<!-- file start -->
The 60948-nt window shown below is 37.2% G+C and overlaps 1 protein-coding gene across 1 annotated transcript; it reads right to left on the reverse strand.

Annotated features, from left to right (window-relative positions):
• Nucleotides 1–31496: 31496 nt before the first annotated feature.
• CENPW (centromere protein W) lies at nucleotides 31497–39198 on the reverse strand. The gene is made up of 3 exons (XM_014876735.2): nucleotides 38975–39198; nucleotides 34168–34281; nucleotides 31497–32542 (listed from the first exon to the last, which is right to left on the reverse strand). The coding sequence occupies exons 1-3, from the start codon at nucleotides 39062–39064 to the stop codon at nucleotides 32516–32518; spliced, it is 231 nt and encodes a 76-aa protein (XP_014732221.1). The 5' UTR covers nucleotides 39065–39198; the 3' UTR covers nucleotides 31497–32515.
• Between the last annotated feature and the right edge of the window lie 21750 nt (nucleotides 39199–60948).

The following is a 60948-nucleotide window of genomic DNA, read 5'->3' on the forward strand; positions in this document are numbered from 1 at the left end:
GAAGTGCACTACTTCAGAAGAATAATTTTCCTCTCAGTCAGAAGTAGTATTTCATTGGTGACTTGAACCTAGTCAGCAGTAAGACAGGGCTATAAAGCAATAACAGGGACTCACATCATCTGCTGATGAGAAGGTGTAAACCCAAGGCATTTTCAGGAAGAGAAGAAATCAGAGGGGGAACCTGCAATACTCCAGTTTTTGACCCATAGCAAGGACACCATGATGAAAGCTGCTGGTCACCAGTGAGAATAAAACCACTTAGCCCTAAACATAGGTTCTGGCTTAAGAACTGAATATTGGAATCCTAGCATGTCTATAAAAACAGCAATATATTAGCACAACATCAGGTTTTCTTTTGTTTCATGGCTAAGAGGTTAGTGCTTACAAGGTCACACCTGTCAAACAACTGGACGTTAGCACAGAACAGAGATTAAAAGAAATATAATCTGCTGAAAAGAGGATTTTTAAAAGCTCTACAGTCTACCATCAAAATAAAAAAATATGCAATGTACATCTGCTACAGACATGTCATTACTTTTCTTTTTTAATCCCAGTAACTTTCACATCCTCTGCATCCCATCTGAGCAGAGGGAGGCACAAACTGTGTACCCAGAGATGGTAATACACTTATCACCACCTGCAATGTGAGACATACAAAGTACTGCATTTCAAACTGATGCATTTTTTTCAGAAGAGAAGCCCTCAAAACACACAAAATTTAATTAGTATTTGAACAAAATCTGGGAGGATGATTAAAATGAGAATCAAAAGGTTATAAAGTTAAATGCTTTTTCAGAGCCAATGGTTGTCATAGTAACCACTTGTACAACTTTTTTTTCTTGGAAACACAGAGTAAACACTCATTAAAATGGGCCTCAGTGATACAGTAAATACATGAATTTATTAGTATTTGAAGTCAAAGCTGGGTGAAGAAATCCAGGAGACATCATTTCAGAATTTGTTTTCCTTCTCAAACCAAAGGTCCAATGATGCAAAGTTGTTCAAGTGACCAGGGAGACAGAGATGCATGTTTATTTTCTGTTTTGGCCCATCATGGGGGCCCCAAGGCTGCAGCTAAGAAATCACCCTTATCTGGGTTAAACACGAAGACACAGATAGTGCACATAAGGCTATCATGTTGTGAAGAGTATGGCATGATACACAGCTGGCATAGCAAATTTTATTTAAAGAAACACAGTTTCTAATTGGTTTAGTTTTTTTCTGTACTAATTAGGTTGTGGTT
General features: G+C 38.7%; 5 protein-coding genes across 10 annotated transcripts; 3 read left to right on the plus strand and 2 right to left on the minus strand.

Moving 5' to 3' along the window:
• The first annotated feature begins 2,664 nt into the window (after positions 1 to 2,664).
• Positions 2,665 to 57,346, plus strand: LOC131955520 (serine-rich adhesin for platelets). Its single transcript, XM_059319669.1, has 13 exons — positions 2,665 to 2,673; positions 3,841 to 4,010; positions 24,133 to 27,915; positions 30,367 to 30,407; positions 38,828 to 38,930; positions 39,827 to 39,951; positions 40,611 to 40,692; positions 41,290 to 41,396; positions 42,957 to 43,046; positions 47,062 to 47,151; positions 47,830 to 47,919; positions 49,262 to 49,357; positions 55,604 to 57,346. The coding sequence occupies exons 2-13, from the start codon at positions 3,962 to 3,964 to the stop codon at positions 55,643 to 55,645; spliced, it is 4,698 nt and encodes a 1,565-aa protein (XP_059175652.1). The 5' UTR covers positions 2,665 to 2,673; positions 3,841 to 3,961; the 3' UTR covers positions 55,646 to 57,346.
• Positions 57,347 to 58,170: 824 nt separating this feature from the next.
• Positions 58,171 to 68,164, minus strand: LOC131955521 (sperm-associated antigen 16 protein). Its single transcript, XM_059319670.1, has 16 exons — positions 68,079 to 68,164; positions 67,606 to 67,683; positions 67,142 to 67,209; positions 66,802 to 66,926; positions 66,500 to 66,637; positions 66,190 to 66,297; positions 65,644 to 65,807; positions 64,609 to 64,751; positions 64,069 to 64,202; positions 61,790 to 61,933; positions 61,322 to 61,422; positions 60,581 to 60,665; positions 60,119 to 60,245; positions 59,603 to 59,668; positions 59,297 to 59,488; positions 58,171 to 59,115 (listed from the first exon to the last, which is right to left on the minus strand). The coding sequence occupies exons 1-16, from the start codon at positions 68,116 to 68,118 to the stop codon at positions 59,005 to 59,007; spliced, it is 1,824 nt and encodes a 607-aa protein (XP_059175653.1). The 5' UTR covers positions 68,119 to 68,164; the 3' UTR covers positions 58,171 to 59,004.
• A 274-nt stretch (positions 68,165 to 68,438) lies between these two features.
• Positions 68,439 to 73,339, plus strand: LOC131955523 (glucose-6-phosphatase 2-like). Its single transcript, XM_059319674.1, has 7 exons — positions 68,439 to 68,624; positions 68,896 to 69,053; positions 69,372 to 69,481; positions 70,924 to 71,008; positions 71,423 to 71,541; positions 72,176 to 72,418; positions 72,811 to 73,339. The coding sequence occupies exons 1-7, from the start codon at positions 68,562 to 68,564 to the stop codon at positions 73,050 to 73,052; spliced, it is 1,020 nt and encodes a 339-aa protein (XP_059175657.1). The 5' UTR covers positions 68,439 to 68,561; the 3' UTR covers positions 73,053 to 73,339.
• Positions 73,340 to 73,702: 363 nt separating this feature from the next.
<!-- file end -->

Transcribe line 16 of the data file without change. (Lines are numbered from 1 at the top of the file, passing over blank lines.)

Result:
• Positions 73,340 to 73,702: 363 nt separating this feature from the next.